“I’m a young man who grew up in the projects,” said that critic, Alvin Richardson. “I grew up in the Iberville project, the Desire, the Calliope, the St. Thomas, St. Bernard, and I survived them all. You can’t do nothing to me because I survived the ghetto.”

The peculiar physical environment of the projects, a confluence of their isolation, their dilapidation and the large numbers of vacant apartments, combined to create difficulties, some veteran police officers say. It was not the tenants who created problems, but nonresidents taking advantage of the dense clustering of small, low-ceilinged apartments.

“The way they were constructed, it’s not law-enforcement friendly,” said Lt. Bruce Adams, a veteran police officer who grew up in the Desire project. “All those entrances and exists. The fact that it’s so condensed is causing the problem.”

Don Everard, director of a social service agency that worked for years in one of the projects, said that with all the vacancies, “you didn’t know what was up the stairwell.”

“You didn’t know who was using an abandoned apartment,” Mr. Everard said.


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Sunday, January 14, 2007

Ethnic Cleansing?

By Adam Nossiter for the New York Times:

The heritage of suspicion and misery separating this city’s poorest residents from its comfortable classes is playing out in a fierce battle over the future of the public housing projects here, a fight in which the shelter of as many as 20,000 people is at stake.

It has raged ever since the federal Department of Housing and Urban Development announced plans last June to demolish four of the largest projects in the wake of Hurricane Katrina, and no amount of assurances that the agency wants to replace the crime-haunted, aging brick structures with something better has calmed the anger of former tenants. In December, under pressure, HUD restated that it might allow some tenants to return while proceeding with redevelopment.

The struggle over housing in New Orleans raises the larger issue of how to reintegrate the most vulnerable residents after the hurricane, the ones most disrupted by the storm and still displaced 16 months later.

And it has brought sharply into focus how much the New Orleans housing projects were places apart, vast islands of poverty in an already impoverished city. HUD has already chosen two nonprofit developers to replace the Lafitte project, a forbidding complex of 1940s reddish brick dormitories near Interstate 10, with a mix of houses and apartments, some subsidized and some not. The new housing will “dramatically improve living conditions” for the former tenants, a legal brief by the department says.

The agency’s plans and the resistance of the tenants has become a cause célèbre for advocates of many stripes. They shouted down hapless housing officials at a tumultuous public meeting here in November; they demonstrated angrily outside Mayor C. Ray Nagin’s home in December; and the courtroom vituperation, in the lawsuit against HUD, has been unusually bitter.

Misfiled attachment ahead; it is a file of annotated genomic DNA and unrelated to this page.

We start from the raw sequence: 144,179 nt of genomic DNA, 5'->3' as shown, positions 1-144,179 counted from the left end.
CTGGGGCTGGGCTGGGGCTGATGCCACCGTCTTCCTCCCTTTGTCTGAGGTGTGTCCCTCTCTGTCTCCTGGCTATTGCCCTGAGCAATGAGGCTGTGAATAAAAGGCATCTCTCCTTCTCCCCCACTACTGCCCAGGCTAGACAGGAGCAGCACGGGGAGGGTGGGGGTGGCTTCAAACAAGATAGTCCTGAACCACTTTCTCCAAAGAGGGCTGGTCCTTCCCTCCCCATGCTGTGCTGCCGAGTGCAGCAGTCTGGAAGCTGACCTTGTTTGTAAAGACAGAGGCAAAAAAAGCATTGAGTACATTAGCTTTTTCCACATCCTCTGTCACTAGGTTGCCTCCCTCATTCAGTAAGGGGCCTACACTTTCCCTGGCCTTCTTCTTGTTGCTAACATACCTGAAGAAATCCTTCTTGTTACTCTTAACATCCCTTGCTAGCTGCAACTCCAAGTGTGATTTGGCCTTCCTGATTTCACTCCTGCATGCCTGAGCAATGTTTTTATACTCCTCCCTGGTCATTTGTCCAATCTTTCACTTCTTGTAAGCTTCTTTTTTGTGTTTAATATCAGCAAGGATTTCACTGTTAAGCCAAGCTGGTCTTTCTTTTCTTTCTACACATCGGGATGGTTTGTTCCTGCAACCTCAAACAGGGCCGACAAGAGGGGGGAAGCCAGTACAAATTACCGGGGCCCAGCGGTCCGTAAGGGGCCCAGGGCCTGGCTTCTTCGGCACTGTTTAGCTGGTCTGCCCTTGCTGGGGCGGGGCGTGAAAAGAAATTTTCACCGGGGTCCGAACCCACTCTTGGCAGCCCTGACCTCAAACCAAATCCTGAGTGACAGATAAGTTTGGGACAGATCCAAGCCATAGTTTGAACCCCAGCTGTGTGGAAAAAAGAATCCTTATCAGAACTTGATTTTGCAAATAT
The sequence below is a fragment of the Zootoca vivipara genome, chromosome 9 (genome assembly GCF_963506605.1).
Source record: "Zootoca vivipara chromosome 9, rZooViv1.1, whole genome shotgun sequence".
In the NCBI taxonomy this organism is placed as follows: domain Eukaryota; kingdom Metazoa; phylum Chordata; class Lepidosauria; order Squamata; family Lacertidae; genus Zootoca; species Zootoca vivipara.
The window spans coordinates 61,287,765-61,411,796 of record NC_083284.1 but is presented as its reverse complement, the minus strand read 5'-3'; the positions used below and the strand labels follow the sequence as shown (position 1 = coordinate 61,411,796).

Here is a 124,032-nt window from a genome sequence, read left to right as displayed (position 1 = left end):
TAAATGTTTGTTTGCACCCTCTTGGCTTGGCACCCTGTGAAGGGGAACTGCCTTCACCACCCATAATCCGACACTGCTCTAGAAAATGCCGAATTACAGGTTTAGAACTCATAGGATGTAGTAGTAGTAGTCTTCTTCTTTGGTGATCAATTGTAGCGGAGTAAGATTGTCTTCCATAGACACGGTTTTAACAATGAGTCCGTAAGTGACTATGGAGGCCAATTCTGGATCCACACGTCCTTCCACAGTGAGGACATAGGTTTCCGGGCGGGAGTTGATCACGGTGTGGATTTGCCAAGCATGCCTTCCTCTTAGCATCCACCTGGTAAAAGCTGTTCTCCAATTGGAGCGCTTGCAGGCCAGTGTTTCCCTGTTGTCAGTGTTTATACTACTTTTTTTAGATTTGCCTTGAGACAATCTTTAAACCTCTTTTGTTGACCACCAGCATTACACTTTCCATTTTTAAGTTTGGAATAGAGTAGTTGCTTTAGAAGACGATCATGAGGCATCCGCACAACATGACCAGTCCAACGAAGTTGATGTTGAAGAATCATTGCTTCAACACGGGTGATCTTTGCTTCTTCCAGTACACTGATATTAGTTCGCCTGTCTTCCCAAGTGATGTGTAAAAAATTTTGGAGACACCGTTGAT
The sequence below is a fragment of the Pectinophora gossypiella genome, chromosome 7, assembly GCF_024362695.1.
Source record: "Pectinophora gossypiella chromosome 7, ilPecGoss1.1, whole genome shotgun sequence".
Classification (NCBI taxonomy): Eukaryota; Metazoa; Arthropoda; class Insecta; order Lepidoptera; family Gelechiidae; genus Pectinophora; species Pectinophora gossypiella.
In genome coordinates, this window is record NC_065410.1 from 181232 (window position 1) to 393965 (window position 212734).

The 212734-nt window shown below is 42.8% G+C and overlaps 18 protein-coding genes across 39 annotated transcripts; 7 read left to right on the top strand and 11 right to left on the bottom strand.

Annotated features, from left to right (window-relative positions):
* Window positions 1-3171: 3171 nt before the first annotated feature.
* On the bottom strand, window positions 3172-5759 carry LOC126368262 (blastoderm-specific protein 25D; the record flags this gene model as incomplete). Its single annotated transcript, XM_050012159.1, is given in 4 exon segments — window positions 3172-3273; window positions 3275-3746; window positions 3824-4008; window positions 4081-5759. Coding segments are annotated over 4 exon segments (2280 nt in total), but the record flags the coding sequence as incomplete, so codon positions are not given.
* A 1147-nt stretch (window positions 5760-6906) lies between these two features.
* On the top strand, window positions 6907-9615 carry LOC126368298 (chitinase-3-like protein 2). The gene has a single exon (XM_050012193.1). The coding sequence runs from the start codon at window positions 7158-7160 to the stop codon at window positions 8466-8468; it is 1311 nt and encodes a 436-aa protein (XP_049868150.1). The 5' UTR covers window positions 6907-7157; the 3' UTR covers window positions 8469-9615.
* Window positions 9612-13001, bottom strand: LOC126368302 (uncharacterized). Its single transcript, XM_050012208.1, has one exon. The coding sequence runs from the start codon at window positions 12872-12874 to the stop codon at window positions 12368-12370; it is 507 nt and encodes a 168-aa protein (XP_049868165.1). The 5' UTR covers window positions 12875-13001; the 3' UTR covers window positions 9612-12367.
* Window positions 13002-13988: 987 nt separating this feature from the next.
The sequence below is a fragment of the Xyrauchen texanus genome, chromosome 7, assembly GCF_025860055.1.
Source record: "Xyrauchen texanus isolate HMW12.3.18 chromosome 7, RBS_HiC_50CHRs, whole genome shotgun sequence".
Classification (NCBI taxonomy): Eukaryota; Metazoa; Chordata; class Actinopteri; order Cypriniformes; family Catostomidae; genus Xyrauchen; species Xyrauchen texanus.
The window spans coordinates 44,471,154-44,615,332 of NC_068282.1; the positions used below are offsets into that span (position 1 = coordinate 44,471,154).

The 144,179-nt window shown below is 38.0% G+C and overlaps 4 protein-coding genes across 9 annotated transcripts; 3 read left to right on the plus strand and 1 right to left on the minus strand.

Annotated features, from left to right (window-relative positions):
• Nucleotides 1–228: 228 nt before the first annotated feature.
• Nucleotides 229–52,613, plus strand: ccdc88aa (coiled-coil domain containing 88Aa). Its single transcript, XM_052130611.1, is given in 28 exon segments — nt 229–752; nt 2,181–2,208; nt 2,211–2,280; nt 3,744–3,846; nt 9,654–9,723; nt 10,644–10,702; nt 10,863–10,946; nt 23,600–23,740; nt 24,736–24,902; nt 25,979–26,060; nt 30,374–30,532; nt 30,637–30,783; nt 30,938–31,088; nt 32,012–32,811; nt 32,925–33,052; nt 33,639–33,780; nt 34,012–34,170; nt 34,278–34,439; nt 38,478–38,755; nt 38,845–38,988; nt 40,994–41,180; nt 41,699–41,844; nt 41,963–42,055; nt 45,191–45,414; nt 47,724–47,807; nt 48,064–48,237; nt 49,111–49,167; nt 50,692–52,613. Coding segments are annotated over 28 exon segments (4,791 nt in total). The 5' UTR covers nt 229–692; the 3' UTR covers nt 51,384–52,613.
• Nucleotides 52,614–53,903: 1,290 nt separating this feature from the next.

Still, the advocates’ talk of ethnic cleansing, social engineering and HUD’s purported “violation” of international law has partly obscured the reality of what the projects were and what even some who question the planned demolition fear they could become again if the redevelopment project falls through.


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Sunday, January 07, 2007

Recovery Czar ...

From the web site of his namesake agency:

Edward J. Blakely has been appointed by New Orleans Mayor C. Ray Nagin as Executive Director for Recovery Management, where he will coordinate and direct Hurricane Katrina recovery efforts in New Orleans.

He also will act as the primary recovery interface to all regional, state, and federal agencies. In addition, Blakely will also serve as the Mayor’s designee on other recovery related issues.

Blakely, who is the Chair of Urban and Regional Planning at The University of Sydney, is nationally and internationally recognized for his extensive experience in the design of recovery strategies for cities across the country.

In 1999, Blakely, while serving as Dean of the Milano Graduate School at the New School University in New York, was on hand for the devastating disaster at the World Trade Center. He also coordinated the New School’s recovery strategy along with providing policy guidance for 100 Black Men of New York with respect to participation of minorities in the recovery.

In 1989, Blakely guided recovery efforts in Oakland following the Loma Prieta earthquake. He served under two Oakland mayors as Chief Policy Advisor.

He has held roles in the private sector as a senior manager with the Pacific Telephone Co., a Special Assistant for domestic policy for the U.S. State Department and an investment partner in Humboldt Realty and SE Development Corp. in California.

Blakely has written extensively, with more than 200 scholarly articles and eight books. He is an elected Fellow of the National Academy of Public Administration, a member of the selection board for the Fulbright Fellowship, a former member of the Fulbright Association Board of Directors, and Rhode Scholarship Board Chair for the western United States.


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Thursday, January 04, 2007

EXTRA: Houston Murder Rate Climbs ...

From AP via Yahoo News:

HOUSTON - The number of murders last year in Houston hit a 12-year high and increased by 13.5 percent over 2005, figures the mayor attributes in part to the arrival of evacuees from Hurricane Katrina.

Houston had 379 homicides in 2006. That was the most since 1994, when 419 murders were reported, police said. In 2005, the city had 334 homicides. Mayor Bill White pointed to Hurricane Katrina evacuees from New Orleans as one reason for the increase.

"We did have a surge in population from a city where the homicide rate is eight times the national average," White said.

Houston's population increased by 148,000 people in 2006, many of them Katrina evacuees, according to the city's planning department.

The swelling population helped keep Houston's homicide rate relatively steady, rising from 16.33 victims per 100,000 residents in 2005 to 17.24 victims in 2006. Nationally, the murder rate increased by 1.4 percent last year, according to FBI figures.

Some experts disagreed with White's characterization, pointing to national trends indicating rising rates of violent crime.

"It's not as if Houston's unique," said Jim Lynch, a criminology professor at the John Jay College of Criminal Justice in New York. "There are other cities experiencing this."

Other types of violent crime dropped in Houston in 2006, police said. Robberies, rapes, aggravated assaults, burglaries, thefts and stolen cars dropped between 2 percent and 9 percent when compared with 2005 statistics.